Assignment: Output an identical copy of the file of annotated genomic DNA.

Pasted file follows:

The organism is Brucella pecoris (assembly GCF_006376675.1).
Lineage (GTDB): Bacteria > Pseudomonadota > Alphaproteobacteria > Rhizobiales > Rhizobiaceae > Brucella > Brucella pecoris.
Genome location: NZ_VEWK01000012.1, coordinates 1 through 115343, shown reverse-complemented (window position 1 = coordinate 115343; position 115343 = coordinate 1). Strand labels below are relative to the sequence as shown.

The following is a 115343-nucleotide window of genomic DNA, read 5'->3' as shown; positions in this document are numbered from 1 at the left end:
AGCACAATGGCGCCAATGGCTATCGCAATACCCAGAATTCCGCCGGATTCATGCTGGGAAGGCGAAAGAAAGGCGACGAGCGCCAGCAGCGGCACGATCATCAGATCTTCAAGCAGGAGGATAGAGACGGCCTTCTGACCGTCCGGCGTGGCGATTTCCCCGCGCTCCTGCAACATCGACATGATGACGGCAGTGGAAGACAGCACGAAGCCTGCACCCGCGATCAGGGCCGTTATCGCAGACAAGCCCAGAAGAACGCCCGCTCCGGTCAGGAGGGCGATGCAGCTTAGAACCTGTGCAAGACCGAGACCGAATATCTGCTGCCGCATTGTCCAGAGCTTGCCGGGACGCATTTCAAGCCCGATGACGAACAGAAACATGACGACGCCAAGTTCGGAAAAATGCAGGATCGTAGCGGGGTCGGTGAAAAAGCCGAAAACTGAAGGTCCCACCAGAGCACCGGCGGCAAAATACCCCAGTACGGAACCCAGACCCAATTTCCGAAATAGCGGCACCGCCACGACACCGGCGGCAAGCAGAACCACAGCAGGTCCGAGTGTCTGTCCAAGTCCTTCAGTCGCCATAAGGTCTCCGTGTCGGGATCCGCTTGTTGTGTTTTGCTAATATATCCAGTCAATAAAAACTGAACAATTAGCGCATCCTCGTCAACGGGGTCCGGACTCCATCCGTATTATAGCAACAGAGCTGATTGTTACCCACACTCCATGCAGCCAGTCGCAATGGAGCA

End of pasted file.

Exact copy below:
The organism is Brucella pecoris (assembly GCF_006376675.1).
Lineage (GTDB): Bacteria > Pseudomonadota > Alphaproteobacteria > Rhizobiales > Rhizobiaceae > Brucella > Brucella pecoris.
Genome location: NZ_VEWK01000012.1, coordinates 1 through 115343, shown reverse-complemented (window position 1 = coordinate 115343; position 115343 = coordinate 1). Strand labels below are relative to the sequence as shown.

The following is a 115343-nucleotide window of genomic DNA, read 5'->3' as shown; positions in this document are numbered from 1 at the left end:
AGCACAATGGCGCCAATGGCTATCGCAATACCCAGAATTCCGCCGGATTCATGCTGGGAAGGCGAAAGAAAGGCGACGAGCGCCAGCAGCGGCACGATCATCAGATCTTCAAGCAGGAGGATAGAGACGGCCTTCTGACCGTCCGGCGTGGCGATTTCCCCGCGCTCCTGCAACATCGACATGATGACGGCAGTGGAAGACAGCACGAAGCCTGCACCCGCGATCAGGGCCGTTATCGCAGACAAGCCCAGAAGAACGCCCGCTCCGGTCAGGAGGGCGATGCAGCTTAGAACCTGTGCAAGACCGAGACCGAATATCTGCTGCCGCATTGTCCAGAGCTTGCCGGGACGCATTTCAAGCCCGATGACGAACAGAAACATGACGACGCCAAGTTCGGAAAAATGCAGGATCGTAGCGGGGTCGGTGAAAAAGCCGAAAACTGAAGGTCCCACCAGAGCACCGGCGGCAAAATACCCCAGTACGGAACCCAGACCCAATTTCCGAAATAGCGGCACCGCCACGACACCGGCGGCAAGCAGAACCACAGCAGGTCCGAGTGTCTGTCCAAGTCCTTCAGTCGCCATAAGGTCTCCGTGTCGGGATCCGCTTGTTGTGTTTTGCTAATATATCCAGTCAATAAAAACTGAACAATTAGCGCATCCTCGTCAACGGGGTCCGGACTCCATCCGTATTATAGCAACAGAGCTGATTGTTACCCACACTCCATGCAGCCAGTCGCAATGGAGCA